Ever wondered about the benefits? Not sure you can do it? Discover the power of a little quiet time with yourself… a sense of calm and a clear mind.
Convince me why I should try it. In a nutshell: because it is very easy, it makes you feel great and it has so many scientifically documented benefits. So even if the idea of mindful meditation seems to mean that you will be taking time out of an already overly busy life to do what seems like “nothing”, you can rest assured it will pay dividends.
Is it all chanting?
The ancient, spiritual form of meditation practised for centuries by Buddhist monks involved a lot of chanting, but most other types don’t. There’s Transcendental Meditation, which became better known in the 70’s when The Beatles took up with its founder, Maharishi Mahesh Yogi; the more hardcore (and silent) Vipassana; then the more approachable, secular “mindfulness meditation” that has become so popular recently.
Meditation or mindfulness?
Mindfulness is being properly aware of what you are doing at any particular moment, rather than letting your mind wander around. You could walk, eat or brush your teeth mindfully. Mindful Meditation is the practice of sitting down and bringing your attention (mindfully) to the breath.
Are there real benefits?
It’s not just some conspiracy of the smug: the benefits of mindful meditation are huge and well proven by clinical studies. It makes you healthier by boosting immune function and decreasing the low-level inflammation that speeds up the ageing process. It also helps manage pain levels and improves happiness and positivity, decreasing stress and depression. It makes you think about other people and become more aware of your own thoughts and emotions, it enhances relationships with friends, family or colleagues and makes you more compassionate too. By increasing your ability to focus, it makes you more productive, more creative and the more you do it, the greater the benefits.
What’s the basic idea?
First, let’s clear up a couple of misconceptions. Meditation is not, we repeat, not about “clearing your mind”. That’s what everyone thinks and it’s a misunderstanding. A former Buddhist monk and founder of the popular meditation programme ‘Headspace’ describes what mindful meditation is about exactly. “It is about being at ease with the mind”.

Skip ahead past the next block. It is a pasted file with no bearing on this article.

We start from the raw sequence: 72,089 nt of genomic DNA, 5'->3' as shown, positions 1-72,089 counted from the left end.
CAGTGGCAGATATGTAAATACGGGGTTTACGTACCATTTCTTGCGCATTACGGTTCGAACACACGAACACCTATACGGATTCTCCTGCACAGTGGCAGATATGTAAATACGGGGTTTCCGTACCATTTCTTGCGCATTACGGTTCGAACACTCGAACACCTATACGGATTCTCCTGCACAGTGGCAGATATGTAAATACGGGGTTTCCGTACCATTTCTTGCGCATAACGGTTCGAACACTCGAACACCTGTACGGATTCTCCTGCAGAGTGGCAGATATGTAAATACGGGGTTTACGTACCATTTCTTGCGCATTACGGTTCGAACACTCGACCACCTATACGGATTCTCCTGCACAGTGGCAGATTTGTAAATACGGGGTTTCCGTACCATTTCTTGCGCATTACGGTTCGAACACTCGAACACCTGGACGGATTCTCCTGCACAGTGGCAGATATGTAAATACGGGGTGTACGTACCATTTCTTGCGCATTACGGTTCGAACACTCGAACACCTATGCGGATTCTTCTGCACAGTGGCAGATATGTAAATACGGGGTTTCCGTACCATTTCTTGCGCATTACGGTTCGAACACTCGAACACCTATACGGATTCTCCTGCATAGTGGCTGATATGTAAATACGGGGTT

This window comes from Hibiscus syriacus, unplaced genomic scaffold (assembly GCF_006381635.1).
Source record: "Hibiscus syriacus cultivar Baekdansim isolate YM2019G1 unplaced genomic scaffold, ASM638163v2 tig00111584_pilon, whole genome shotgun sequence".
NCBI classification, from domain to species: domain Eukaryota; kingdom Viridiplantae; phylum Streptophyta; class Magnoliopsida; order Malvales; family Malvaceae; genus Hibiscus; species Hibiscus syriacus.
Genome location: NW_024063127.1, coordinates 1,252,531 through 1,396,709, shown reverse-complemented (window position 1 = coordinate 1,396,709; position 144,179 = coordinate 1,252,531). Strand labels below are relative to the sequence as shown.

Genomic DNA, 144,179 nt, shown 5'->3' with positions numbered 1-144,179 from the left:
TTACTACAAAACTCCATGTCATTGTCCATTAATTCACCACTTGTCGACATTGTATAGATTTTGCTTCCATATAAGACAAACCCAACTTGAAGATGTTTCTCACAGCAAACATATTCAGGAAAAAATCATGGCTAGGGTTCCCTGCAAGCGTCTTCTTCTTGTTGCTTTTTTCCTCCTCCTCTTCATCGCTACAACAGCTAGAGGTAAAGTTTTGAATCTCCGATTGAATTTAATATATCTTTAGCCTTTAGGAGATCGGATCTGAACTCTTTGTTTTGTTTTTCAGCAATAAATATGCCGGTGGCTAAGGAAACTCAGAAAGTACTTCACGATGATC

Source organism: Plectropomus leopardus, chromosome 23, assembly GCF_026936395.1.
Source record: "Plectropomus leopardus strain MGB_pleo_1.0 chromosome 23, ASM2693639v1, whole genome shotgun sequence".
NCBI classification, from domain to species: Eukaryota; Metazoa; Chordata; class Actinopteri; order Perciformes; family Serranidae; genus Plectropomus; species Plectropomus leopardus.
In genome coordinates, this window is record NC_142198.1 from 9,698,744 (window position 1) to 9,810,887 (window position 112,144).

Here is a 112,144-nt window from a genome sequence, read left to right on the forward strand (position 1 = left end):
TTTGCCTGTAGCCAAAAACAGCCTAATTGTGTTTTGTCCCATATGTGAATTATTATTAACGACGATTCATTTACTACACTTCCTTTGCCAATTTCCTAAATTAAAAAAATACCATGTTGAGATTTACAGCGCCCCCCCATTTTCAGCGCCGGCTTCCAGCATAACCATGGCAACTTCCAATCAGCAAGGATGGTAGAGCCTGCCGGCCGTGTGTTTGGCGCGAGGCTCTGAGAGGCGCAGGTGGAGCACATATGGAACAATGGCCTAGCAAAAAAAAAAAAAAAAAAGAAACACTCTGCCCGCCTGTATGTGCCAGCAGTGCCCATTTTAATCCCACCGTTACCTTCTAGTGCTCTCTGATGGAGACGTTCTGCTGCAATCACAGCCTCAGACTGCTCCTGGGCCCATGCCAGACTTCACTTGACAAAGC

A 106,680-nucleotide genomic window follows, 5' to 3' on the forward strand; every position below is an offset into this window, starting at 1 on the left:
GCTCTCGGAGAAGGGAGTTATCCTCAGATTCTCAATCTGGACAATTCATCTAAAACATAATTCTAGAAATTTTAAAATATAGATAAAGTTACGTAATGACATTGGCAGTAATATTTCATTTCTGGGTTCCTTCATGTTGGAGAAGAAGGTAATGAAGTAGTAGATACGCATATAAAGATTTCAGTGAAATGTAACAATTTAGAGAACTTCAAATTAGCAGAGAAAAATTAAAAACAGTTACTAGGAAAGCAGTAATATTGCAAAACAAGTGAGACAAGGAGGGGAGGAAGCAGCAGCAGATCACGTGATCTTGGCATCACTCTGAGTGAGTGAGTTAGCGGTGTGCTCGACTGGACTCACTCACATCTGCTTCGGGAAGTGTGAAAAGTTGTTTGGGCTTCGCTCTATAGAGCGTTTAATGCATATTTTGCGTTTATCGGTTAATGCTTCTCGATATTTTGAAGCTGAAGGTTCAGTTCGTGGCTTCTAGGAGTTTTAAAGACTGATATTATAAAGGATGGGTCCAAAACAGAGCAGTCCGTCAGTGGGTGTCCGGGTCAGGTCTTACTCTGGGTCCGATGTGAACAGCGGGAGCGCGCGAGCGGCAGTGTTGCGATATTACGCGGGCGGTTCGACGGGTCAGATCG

What meditation is about is sitting quietly, bringing your attention to your breathing, observing any thoughts that come up in a non-judgmental way and letting them go. That sounds very simple, yet it’s powerful stuff, say experts.
“A typical mindful meditation consists of focusing your full attention on your breath as it flows in and out of your body. Focusing on each breath in this way allows you to observe your thoughts as they arise in your mind and little by little, to let go of struggling with them,” say experts.
Do I have to sit cross-legged?
No, absolutely not. Any chair will do, or you can sit on the side of your bed. If you do sit on a chair, sit forward so that your back is straight and you can “sit tall” with good posture. If you lean back against a chair, it’s all too easy to drift off to sleep when you’re meant to be keeping the mind aware of itself.
Do I need any equipment?
No, that’s the beauty of it, though it can help to have a “meditation cushion” that you find comfortable and somewhere you can easily sit upright.
Here’s a fabulous ritual from yoga and meditation experts in Holland.
Meditating at bedtime is a lovely way to relax your mind. It‘s more soothing than watching TV or reading and helps you to fall asleep afterwards. Tempting as it may be to do it lying down in bed, make sure you sit upright so that you don‘t fall asleep while doing it (meditation is about awareness rather than shutting down and dropping off). Use a timer so that you’re not distracted by wondering how many minutes have gone by.
- In order to relax rather than fall asleep, it’s best to sit with your back straight. Close your eyes and bring your awareness to your breathing; as the breath is the link between the mind and the body. Breathe in and out through the nose and deepen your breath so that it goes right down to your tummy; it can feel awkward at first if you’ve been stressed and breathing shallowly all day.
- Slow your breath to a twenty-count inhale and twenty-count exhale, or slower if it feels natural. Don’t force it‚ just keep it gentle.
- Bring your awareness to the upper lip below the nose and try to feel the air as it passes across the lip as you breathe in and out.
- Stay focused on the breath and every time your mind wanders off, don’t get cross, but just gently bring it back to the breath. This is the simplest form of meditating and can also help when you’re trying to sleep and lying down.
E243 – Mindful Meditation made easy for Diabetics – www.diabetic.today